Rescuers on Tuesday pulled four survivors from the rubble of a collapsed building in downtown Nairobi as crews worked feverishly to reach at least four other people believed to be trapped inside, officials said.

At least 14 people were killed in the collapse Monday and dozens were injured, said Army Maj. Gen. Paul Opiyo. The five-story building was filled with construction workers who had just finished lunch and were napping when it began to sway, then quickly tumbled, witnesses said.

Workers struggled throughout the night to cut through layers of concrete using sledgehammers, metal-cutters and crowbars in the search for additional survivors. Many shouted encouragement through drainage pipes and holes in the rubble.

Rescuers did not know the exact number of people still trapped, but they could hear at least four people in two different places in the rubble and were concentrating their efforts in those areas, Opiyo said.

"If there are holes or air pockets, we can save many people," said Maj. Gen. Yitzhak Gershon, leader of an Israeli rescue team that arrived Tuesday to help.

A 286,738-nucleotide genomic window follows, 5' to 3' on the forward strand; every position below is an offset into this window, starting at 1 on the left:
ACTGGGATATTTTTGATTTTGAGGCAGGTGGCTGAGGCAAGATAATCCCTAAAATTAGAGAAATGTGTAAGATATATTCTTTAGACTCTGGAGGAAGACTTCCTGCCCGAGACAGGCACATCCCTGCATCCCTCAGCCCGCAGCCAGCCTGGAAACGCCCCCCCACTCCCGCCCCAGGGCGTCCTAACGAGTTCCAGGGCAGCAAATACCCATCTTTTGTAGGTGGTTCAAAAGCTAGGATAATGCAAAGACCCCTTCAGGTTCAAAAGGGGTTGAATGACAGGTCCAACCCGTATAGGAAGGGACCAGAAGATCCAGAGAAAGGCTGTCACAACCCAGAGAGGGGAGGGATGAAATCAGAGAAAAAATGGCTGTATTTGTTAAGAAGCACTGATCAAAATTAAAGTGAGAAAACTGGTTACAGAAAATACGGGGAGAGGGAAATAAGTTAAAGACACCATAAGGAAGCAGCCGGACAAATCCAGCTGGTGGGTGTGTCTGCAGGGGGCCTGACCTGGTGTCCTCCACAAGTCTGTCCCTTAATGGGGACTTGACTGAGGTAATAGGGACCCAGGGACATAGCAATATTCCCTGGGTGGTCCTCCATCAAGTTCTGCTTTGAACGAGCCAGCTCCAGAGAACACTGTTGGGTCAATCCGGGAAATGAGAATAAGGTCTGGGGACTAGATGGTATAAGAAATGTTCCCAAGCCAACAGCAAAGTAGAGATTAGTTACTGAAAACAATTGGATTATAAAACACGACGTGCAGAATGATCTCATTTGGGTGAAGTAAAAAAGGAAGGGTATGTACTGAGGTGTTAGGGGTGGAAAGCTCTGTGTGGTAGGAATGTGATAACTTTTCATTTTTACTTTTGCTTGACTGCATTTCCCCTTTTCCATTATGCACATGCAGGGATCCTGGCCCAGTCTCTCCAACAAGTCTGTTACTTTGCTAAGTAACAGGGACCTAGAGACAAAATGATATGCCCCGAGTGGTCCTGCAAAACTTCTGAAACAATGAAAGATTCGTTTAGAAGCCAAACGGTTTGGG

U.S. Marines and Navy engineers based in nearby Djibouti also arrived at the site Tuesday to assist, as did experts from Britain.

About 280 construction workers were at the construction site in central Nairobi when the building came down, survivors said. Officials have accounted for 102 people, including the dead and injured.

Forty-two were in stable condition at Kenyatta General Hospital.

Most of the workers were day laborers and no one has been able to provide authorities with a detailed list of who was at the site.

"We felt the building shake and those of us who were on the rooftop jumped onto the roof of the next building," said food vendor Jane Wanji, 32, who was one of several women who had set up stalls inside the building to sell food to workers and had brought their children with them. A 2-year-old boy was among the injured.

Maj. Gen. Mohammed Hussein Ali, the police commissioner, said detectives have opened a criminal investigation into the incident.

One construction worker, who would not give his name, said Monday that an inspector had warned last week the structure was not safe and they were trying to stabilize it.

Raila Odinga, the main opposition leader and a member of parliament, said those found responsible for the collapse should face the death penalty.

"I suspect the building collapsed because they used poor materials or that the job was rushed," he said.

President Mwai Kibaki said he was cutting short an official visit to Sudan to coordinate rescue efforts.